Tuesday, August 15, 2017

The importance of trauma informed care

If you knew that there was one root cause that is the foundation of most mental and physical illnesses, wouldn’t you want to know what it is? Wouldn’t you do almost anything to find out what it is, so you could finally get to the bottom of any chronic issue that is plaguing you or someone you love? Wouldn’t you wonder why anyone who is a health professional would not know what it is?

I sometimes think that I must be living in a bubble of people who know what the root cause is, because it is only when I enter the mainstream by say, going to a doctor, that I realise that many people don’t know and don’t even know that they don’t know. It always surprises me and leaves me quite frustrated. Or maybe, they’re not interested in finding and treating the root cause, because going down the road of symptoms is much more profitable because it’s a merry-go-round that you (the client or patient) can never get off and which, very often, if not always, leads to retraumatisation and a worsening of symptoms. I’d rather not believe the last scenario to be true, but unfortunately the evidence speaks for itself.

What is at the root of many mental and physical illnesses? The answer is: unresolved trauma. This might not be new to some of you and others might be saying that it couldn’t be so simple and others might be saying that I’m talking sh*t. But mountains of growing research and anecdotal evidence shows that unresolved trauma, particularly early in life, is the cause of a massive stress overload on our nervous systems leading to chronic health issues. A dysregulated nervous system results in a dysregulated body and mind.

Therefore, the crucial importance of any health professional being trauma-informed cannot be overstated. Too many doctors are handing out prescriptions for symptoms, with direct effects, not side effects, and sometimes those effects lead to death, or, at best, an extremely poor quality of life. There are too many diagnoses, many of them supposedly co-morbid, when the root cause is completely neglected. This is nowhere near good enough, too many are suffering, too many are at the end of their tether, too many are at breaking point, or have already broken down. We need to do a lot lot better, because unresolved trauma is the most important health issue facing our world today.

Thursday, August 10, 2017

I shouldn't be feeling this way

There’s no surer way for an emotion or physical sensation to get stuck than us thinking we shouldn’t be feeling a certain way. It could be that we believe that we ‘should be’ over it, or else the 4 biggies are getting in the way of us feeling the emotion or sensation. And they are:
  • It feels awful
  • Shame
  • Guilt
  • Disloyalty

Try the following set up statements to help you dissolve whatever blocks you might have when you ‘should’ on yourself.

Even though I shouldn’t be feeling this way, I’m a bad person for feeling this way, I am open to accepting this emotion

Even though I believe that this emotion is bad because … I accept that’s the way I feel right now

Even though this sensation feels awful, it’s not possible to feel it without … I accept how I feel

Even though I feel disloyal for feeling this way towards … I accept that I don’t want to hurt anyone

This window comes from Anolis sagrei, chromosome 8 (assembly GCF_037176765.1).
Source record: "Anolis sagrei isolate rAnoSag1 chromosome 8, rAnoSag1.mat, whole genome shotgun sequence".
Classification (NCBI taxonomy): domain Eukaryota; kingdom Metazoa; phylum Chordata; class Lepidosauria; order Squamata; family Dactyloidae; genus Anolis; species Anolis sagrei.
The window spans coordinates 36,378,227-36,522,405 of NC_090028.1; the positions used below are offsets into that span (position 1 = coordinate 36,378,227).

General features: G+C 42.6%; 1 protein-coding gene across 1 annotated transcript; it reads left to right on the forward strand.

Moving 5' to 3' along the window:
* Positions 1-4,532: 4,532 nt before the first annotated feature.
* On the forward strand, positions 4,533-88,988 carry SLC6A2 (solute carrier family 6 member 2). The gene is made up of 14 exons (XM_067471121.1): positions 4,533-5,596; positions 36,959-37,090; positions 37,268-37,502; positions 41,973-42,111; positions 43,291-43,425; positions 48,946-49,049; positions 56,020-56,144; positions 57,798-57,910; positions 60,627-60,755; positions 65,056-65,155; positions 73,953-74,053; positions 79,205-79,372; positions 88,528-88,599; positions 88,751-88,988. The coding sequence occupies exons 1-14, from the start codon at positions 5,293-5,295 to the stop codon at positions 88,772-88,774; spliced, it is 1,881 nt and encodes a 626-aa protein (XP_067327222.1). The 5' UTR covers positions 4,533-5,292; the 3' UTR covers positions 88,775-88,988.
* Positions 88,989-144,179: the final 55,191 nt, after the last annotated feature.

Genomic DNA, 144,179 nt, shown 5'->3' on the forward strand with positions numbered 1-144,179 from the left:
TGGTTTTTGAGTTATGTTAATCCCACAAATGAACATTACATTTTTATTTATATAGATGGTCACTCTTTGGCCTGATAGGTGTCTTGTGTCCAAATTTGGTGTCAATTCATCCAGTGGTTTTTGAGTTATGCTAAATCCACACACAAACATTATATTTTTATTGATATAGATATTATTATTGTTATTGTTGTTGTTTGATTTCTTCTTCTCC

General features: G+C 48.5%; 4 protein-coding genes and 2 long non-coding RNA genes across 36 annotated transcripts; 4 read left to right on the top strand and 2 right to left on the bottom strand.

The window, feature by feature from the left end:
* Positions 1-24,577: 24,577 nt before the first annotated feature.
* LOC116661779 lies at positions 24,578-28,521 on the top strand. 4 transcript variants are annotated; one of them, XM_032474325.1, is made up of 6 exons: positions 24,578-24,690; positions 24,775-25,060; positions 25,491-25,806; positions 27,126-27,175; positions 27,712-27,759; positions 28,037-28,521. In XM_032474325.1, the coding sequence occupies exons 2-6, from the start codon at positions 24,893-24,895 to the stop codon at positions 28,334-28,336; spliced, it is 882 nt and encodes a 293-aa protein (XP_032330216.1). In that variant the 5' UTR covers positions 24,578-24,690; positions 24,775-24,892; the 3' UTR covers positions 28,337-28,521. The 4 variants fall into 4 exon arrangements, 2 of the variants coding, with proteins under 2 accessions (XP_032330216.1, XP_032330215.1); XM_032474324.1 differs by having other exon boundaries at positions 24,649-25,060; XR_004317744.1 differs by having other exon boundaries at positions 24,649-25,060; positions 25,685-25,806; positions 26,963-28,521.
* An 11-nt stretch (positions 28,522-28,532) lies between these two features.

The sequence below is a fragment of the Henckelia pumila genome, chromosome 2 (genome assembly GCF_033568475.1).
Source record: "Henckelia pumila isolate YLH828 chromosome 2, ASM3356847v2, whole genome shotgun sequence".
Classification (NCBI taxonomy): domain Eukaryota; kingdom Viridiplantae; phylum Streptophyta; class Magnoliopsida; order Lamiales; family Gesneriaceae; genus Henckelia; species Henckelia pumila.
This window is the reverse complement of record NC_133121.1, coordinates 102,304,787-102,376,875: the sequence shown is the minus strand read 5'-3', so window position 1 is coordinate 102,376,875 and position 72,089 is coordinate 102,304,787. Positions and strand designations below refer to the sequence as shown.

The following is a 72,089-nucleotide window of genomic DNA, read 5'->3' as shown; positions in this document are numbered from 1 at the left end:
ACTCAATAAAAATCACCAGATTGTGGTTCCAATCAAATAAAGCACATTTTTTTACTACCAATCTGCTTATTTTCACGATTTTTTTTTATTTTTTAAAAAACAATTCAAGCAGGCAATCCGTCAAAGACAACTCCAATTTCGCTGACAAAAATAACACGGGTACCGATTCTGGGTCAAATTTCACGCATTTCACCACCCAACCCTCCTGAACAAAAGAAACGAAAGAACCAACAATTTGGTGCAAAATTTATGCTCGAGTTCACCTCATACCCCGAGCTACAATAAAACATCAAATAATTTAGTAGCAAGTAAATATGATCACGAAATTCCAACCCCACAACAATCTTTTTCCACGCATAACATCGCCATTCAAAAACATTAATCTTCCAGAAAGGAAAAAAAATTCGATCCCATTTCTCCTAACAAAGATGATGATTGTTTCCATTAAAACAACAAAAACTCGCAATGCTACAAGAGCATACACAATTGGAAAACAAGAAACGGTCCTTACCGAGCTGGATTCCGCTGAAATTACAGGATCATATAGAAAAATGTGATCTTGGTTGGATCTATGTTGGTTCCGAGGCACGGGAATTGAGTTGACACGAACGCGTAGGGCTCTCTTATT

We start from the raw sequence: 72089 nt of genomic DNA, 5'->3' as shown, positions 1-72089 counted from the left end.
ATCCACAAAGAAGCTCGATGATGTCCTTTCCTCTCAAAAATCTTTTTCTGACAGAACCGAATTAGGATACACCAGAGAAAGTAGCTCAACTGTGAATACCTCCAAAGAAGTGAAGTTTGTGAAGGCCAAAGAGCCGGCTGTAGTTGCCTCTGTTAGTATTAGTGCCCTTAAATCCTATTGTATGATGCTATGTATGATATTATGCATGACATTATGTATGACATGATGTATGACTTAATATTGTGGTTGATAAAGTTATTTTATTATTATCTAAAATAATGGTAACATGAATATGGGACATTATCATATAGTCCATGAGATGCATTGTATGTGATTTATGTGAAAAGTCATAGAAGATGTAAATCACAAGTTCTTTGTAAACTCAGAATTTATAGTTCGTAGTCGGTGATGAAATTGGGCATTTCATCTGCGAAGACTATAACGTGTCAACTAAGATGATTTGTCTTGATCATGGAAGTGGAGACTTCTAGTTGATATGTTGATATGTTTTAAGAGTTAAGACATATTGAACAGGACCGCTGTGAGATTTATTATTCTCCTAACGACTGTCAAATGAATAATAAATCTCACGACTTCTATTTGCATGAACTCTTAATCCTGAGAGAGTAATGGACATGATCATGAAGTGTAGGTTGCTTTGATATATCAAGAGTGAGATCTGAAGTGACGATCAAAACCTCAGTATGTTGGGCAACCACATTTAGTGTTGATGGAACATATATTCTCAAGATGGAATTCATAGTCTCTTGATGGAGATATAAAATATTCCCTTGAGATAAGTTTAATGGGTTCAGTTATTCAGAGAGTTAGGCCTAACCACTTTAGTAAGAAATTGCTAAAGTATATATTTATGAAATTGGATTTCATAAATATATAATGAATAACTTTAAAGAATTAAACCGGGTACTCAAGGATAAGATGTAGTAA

Even though I might be hurting myself by not feeling this feeling, I am open to feeling some of this feeling

Even though I should be over this by now (your belief or others?), I'm moving at a pace that feels ...

Thursday, August 03, 2017

Even though I'm afraid to go inside ...

Whenever an experience is too much for us, we have the ability to store it away inside our bodies and minds until we can feel it later. This is an absolutely brilliant coping mechanism that gets us through some tough times. Because storing it away has seemingly been so successful, we think we can do it forever, but we can’t. Our system becomes too full and starts overflowing with anxiety, depression, chronic fatigue syndrome, heart disease, thyroid disorders and so on. I’m not suggesting that trauma is 100% responsible for every condition or symptom, but research shows that it plays a huge role in many dis-eases when it is unresolved and frozen for a long time.


Going inside our bodies can be absolutely terrifying, so we avoid it at all costs which is totally understandable. What we need to do is titrate, that is, go slowly, bit by bit, until the stored pain and hurt can be felt and released. This isn’t always what we want to hear when we’re suffering, we want it gone yesterday, but it doesn’t work like that. It has usually taken years for pain to accumulate and it will take time to sift through it, otherwise we risk extreme overwhelm which is counterproductive and can set us back and make us even more afraid of our pain. Try the following statements to help you find the courage to go inside at a pace that feels safe and comfortable for you. Repeat whatever feels right on the points, diagram here.

Even though I’m afraid to go inside, I accept how I feel

Even though I get overwhelmed by all the stuff stored inside, I don’t know where to start, I’ll do it at my own pace and I’ll do it with help

Even though a part of me doesn’t want to feel what’s inside, another part knows I have to feel it, or it will keep showing up in ways I don’t like, I accept this conflict and how both parts of me feel

Even though I’m scared of this mountain of hurt, it’s too big for me, I accept that it’s absolutely ok to be afraid